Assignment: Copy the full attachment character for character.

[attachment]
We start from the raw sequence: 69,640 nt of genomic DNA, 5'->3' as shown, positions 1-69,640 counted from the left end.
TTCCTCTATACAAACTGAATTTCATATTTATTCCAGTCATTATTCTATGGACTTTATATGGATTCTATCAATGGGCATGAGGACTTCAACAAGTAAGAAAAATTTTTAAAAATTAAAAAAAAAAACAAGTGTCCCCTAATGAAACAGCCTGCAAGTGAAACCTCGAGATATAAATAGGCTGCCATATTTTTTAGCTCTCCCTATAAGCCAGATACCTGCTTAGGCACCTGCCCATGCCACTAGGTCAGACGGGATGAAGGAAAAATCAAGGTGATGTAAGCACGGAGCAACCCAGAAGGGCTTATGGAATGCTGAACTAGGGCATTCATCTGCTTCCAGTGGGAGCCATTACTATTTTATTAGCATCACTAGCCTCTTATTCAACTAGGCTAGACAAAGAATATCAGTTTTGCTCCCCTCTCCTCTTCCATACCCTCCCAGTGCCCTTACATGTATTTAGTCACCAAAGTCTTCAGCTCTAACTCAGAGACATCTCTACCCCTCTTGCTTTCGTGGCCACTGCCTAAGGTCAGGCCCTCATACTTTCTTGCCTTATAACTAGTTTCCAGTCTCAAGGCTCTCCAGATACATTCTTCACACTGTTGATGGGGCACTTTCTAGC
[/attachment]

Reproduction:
We start from the raw sequence: 69,640 nt of genomic DNA, 5'->3' as shown, positions 1-69,640 counted from the left end.
TTCCTCTATACAAACTGAATTTCATATTTATTCCAGTCATTATTCTATGGACTTTATATGGATTCTATCAATGGGCATGAGGACTTCAACAAGTAAGAAAAATTTTTAAAAATTAAAAAAAAAAACAAGTGTCCCCTAATGAAACAGCCTGCAAGTGAAACCTCGAGATATAAATAGGCTGCCATATTTTTTAGCTCTCCCTATAAGCCAGATACCTGCTTAGGCACCTGCCCATGCCACTAGGTCAGACGGGATGAAGGAAAAATCAAGGTGATGTAAGCACGGAGCAACCCAGAAGGGCTTATGGAATGCTGAACTAGGGCATTCATCTGCTTCCAGTGGGAGCCATTACTATTTTATTAGCATCACTAGCCTCTTATTCAACTAGGCTAGACAAAGAATATCAGTTTTGCTCCCCTCTCCTCTTCCATACCCTCCCAGTGCCCTTACATGTATTTAGTCACCAAAGTCTTCAGCTCTAACTCAGAGACATCTCTACCCCTCTTGCTTTCGTGGCCACTGCCTAAGGTCAGGCCCTCATACTTTCTTGCCTTATAACTAGTTTCCAGTCTCAAGGCTCTCCAGATACATTCTTCACACTGTTGATGGGGCACTTTCTAGC